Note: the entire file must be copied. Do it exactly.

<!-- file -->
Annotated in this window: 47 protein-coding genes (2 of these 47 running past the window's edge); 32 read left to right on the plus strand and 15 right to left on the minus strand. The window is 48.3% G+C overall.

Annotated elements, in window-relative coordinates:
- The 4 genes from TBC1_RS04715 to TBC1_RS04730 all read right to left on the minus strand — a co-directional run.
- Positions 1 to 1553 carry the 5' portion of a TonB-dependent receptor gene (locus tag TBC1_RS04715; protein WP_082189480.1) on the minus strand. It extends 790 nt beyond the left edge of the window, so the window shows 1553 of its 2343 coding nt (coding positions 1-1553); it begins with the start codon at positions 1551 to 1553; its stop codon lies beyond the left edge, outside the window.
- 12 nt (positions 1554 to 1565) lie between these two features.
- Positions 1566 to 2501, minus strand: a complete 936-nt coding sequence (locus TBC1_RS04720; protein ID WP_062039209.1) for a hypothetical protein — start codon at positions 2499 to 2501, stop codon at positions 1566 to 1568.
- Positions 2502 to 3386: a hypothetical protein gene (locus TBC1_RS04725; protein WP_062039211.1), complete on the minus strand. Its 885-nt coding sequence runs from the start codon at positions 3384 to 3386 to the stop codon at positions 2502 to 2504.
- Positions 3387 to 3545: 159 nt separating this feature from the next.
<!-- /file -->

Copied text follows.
Annotated in this window: 47 protein-coding genes (2 of these 47 running past the window's edge); 32 read left to right on the plus strand and 15 right to left on the minus strand. The window is 48.3% G+C overall.

Annotated elements, in window-relative coordinates:
- The 4 genes from TBC1_RS04715 to TBC1_RS04730 all read right to left on the minus strand — a co-directional run.
- Positions 1 to 1553 carry the 5' portion of a TonB-dependent receptor gene (locus tag TBC1_RS04715; protein WP_082189480.1) on the minus strand. It extends 790 nt beyond the left edge of the window, so the window shows 1553 of its 2343 coding nt (coding positions 1-1553); it begins with the start codon at positions 1551 to 1553; its stop codon lies beyond the left edge, outside the window.
- 12 nt (positions 1554 to 1565) lie between these two features.
- Positions 1566 to 2501, minus strand: a complete 936-nt coding sequence (locus TBC1_RS04720; protein ID WP_062039209.1) for a hypothetical protein — start codon at positions 2499 to 2501, stop codon at positions 1566 to 1568.
- Positions 2502 to 3386: a hypothetical protein gene (locus TBC1_RS04725; protein WP_062039211.1), complete on the minus strand. Its 885-nt coding sequence runs from the start codon at positions 3384 to 3386 to the stop codon at positions 2502 to 2504.
- Positions 3387 to 3545: 159 nt separating this feature from the next.